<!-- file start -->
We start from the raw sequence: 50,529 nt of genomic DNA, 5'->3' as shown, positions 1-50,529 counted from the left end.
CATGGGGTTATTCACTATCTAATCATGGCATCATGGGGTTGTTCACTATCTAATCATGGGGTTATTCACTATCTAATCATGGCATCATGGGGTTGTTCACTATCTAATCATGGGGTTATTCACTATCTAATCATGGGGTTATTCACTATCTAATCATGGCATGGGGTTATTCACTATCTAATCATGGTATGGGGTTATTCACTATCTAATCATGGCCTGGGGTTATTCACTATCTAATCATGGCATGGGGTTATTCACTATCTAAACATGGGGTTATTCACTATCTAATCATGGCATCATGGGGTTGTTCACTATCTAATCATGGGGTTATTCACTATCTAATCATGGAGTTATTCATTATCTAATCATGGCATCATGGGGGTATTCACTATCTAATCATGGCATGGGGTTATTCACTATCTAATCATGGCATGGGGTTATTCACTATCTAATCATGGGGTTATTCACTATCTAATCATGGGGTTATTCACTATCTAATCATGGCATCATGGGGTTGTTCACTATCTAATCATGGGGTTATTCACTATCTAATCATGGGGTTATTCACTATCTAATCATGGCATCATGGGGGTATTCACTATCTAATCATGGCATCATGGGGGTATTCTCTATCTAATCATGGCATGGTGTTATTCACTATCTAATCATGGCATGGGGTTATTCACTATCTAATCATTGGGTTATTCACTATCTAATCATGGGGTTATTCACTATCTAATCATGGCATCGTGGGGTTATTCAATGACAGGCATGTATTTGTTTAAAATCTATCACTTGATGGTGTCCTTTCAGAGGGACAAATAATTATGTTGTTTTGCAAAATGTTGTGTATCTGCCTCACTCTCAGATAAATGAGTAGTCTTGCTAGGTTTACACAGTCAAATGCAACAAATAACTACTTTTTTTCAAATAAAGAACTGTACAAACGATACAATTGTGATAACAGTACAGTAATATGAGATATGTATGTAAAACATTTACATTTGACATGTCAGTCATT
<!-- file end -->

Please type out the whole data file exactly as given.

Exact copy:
We start from the raw sequence: 50,529 nt of genomic DNA, 5'->3' as shown, positions 1-50,529 counted from the left end.
CATGGGGTTATTCACTATCTAATCATGGCATCATGGGGTTGTTCACTATCTAATCATGGGGTTATTCACTATCTAATCATGGCATCATGGGGTTGTTCACTATCTAATCATGGGGTTATTCACTATCTAATCATGGGGTTATTCACTATCTAATCATGGCATGGGGTTATTCACTATCTAATCATGGTATGGGGTTATTCACTATCTAATCATGGCCTGGGGTTATTCACTATCTAATCATGGCATGGGGTTATTCACTATCTAAACATGGGGTTATTCACTATCTAATCATGGCATCATGGGGTTGTTCACTATCTAATCATGGGGTTATTCACTATCTAATCATGGAGTTATTCATTATCTAATCATGGCATCATGGGGGTATTCACTATCTAATCATGGCATGGGGTTATTCACTATCTAATCATGGCATGGGGTTATTCACTATCTAATCATGGGGTTATTCACTATCTAATCATGGGGTTATTCACTATCTAATCATGGCATCATGGGGTTGTTCACTATCTAATCATGGGGTTATTCACTATCTAATCATGGGGTTATTCACTATCTAATCATGGCATCATGGGGGTATTCACTATCTAATCATGGCATCATGGGGGTATTCTCTATCTAATCATGGCATGGTGTTATTCACTATCTAATCATGGCATGGGGTTATTCACTATCTAATCATTGGGTTATTCACTATCTAATCATGGGGTTATTCACTATCTAATCATGGCATCGTGGGGTTATTCAATGACAGGCATGTATTTGTTTAAAATCTATCACTTGATGGTGTCCTTTCAGAGGGACAAATAATTATGTTGTTTTGCAAAATGTTGTGTATCTGCCTCACTCTCAGATAAATGAGTAGTCTTGCTAGGTTTACACAGTCAAATGCAACAAATAACTACTTTTTTTCAAATAAAGAACTGTACAAACGATACAATTGTGATAACAGTACAGTAATATGAGATATGTATGTAAAACATTTACATTTGACATGTCAGTCATT